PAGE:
Denis Paquin named National Sports Photo Editor for The Associated Press
NEW YORK -- Denis Paquin has been appointed National Sports Photo Editor for The Associated Press, a new position, based at New York headquarters. Paquin is a seasoned photojournalist who has international experience with a variety of news organizations as a photographer, photo editor and photo manager.
The appointment was announced by AP Director of Photography Santiago Lyon, who said creation of the new post is a reflection of the news cooperative’s new emphasis on addressing the growing demand from its members and subscribers for more visual sports content to meet the needs of their readers, listeners, viewers and online audience.
“Denis brings a wealth of experience, both as a photographer, an editor and a leader to this important role and I’m confident he will further enhance and improve our national sports photo report,” said Lyon.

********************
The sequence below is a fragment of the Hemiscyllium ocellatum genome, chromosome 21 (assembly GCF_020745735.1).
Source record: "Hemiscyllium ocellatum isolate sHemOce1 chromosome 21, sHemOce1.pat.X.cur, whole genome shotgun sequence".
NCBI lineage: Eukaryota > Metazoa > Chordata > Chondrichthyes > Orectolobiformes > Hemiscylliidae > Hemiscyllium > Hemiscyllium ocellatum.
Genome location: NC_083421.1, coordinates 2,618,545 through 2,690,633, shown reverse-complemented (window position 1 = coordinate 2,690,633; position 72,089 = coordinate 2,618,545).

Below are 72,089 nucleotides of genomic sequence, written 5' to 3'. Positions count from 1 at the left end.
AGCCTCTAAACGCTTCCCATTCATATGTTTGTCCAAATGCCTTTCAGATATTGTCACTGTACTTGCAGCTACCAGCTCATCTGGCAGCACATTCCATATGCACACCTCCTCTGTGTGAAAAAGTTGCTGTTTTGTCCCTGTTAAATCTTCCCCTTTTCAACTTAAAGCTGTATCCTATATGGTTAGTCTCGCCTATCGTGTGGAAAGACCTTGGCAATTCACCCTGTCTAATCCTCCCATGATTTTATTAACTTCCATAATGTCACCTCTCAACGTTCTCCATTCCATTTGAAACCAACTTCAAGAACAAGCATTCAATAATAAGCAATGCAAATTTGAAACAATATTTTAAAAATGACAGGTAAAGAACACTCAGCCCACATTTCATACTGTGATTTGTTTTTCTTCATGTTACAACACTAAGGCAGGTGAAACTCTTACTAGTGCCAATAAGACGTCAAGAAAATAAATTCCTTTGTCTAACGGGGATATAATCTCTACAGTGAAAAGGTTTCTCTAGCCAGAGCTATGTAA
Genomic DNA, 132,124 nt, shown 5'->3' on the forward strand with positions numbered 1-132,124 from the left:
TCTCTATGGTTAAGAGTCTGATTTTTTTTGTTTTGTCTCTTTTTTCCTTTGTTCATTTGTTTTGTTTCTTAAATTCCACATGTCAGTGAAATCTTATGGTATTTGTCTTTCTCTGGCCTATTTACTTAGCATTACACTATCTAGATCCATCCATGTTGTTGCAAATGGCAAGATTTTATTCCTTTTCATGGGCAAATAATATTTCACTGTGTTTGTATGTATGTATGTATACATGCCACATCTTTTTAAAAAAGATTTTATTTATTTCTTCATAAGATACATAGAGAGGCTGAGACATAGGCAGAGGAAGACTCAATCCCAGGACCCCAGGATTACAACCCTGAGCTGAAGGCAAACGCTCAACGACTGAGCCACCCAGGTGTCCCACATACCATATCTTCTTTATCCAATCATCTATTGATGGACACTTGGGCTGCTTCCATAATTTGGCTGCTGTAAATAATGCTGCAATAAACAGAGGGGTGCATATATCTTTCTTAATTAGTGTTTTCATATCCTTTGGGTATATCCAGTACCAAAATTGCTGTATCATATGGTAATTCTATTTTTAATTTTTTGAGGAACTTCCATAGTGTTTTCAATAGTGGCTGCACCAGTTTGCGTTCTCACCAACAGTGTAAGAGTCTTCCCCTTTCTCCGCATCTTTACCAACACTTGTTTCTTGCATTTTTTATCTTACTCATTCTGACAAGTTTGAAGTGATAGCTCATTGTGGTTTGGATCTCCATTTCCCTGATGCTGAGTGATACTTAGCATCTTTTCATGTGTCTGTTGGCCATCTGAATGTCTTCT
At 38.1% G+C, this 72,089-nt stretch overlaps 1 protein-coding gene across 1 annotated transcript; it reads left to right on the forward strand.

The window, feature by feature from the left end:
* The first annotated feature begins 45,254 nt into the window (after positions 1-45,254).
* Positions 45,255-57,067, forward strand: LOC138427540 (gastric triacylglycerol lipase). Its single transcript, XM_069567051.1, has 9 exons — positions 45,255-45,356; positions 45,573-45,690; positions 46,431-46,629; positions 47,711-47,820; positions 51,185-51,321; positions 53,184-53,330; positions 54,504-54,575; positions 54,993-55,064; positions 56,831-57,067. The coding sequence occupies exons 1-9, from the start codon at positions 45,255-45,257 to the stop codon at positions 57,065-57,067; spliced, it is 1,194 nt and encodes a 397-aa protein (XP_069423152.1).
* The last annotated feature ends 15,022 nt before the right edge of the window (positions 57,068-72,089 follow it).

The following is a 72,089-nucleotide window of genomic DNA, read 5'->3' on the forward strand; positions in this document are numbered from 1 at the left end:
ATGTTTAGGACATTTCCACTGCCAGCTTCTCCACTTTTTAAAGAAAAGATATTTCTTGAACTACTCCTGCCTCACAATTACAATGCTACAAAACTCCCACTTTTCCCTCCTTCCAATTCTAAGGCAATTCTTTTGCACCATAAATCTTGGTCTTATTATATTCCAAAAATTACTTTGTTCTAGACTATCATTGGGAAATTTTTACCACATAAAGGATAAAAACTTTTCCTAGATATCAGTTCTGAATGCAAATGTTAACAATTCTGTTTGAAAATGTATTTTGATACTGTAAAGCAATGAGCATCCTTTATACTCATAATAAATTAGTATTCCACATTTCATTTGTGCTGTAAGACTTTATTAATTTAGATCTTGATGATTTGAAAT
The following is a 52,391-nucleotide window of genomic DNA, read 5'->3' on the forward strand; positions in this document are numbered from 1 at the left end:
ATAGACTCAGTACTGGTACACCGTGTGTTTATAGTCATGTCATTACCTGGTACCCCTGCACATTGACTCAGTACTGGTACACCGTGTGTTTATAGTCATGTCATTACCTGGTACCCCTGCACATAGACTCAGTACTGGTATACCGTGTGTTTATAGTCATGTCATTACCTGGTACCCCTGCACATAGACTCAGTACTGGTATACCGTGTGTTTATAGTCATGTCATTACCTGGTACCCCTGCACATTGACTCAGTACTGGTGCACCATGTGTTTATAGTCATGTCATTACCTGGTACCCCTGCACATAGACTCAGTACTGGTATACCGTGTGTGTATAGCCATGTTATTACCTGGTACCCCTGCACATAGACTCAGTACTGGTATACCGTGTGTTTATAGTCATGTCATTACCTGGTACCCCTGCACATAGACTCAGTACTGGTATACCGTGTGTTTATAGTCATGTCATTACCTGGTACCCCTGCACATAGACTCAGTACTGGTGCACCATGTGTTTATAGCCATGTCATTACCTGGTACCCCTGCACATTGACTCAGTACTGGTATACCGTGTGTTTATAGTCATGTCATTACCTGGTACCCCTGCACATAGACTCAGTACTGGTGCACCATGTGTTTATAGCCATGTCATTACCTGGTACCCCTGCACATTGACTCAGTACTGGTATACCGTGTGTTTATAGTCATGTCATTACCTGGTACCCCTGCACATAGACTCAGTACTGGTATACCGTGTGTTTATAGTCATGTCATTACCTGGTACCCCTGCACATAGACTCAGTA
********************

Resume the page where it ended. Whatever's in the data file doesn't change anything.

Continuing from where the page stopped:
As National Sports Photo Editor, Paquin is responsible for directing, developing and enhancing sports-photo coverage in the United States. That includes planning, assigning and executing coverage in the U.S. and working with Canadian Press to coordinate coverage in North America.
Before taking on his new role this week, Paquin had been the administrative photo editor for the AP in Chicago. Prior to returning to the AP in 2004, after a five-year absence, Paquin helped launch a new Canadian national newspaper, the National Post. He was director of photography for the Toronto-based newspaper. Previous to that stint, he was AP’s senior photo editor for Asia, based in Tokyo, and was a staff photographer in Washington, D.C., and in London, where he first joined the AP in 1991. He was employed by Reuters News Service in London and in Hong Kong after starting out in the news business as a photographer for United Press International in New York in 1980.
Paquin’s recent assignments at events around the world have included being a team leader and editor at the Olympics in Greece and Italy, the World Cup in Germany, PGA championships, the Masters, the Ryder Cup, Super Bowls, the World Series, the NCAA Final Four, the NBA finals and the Kentucky Derby. Over the course of his career, he has covered a dozen Olympics and five World Cup soccer tournaments.
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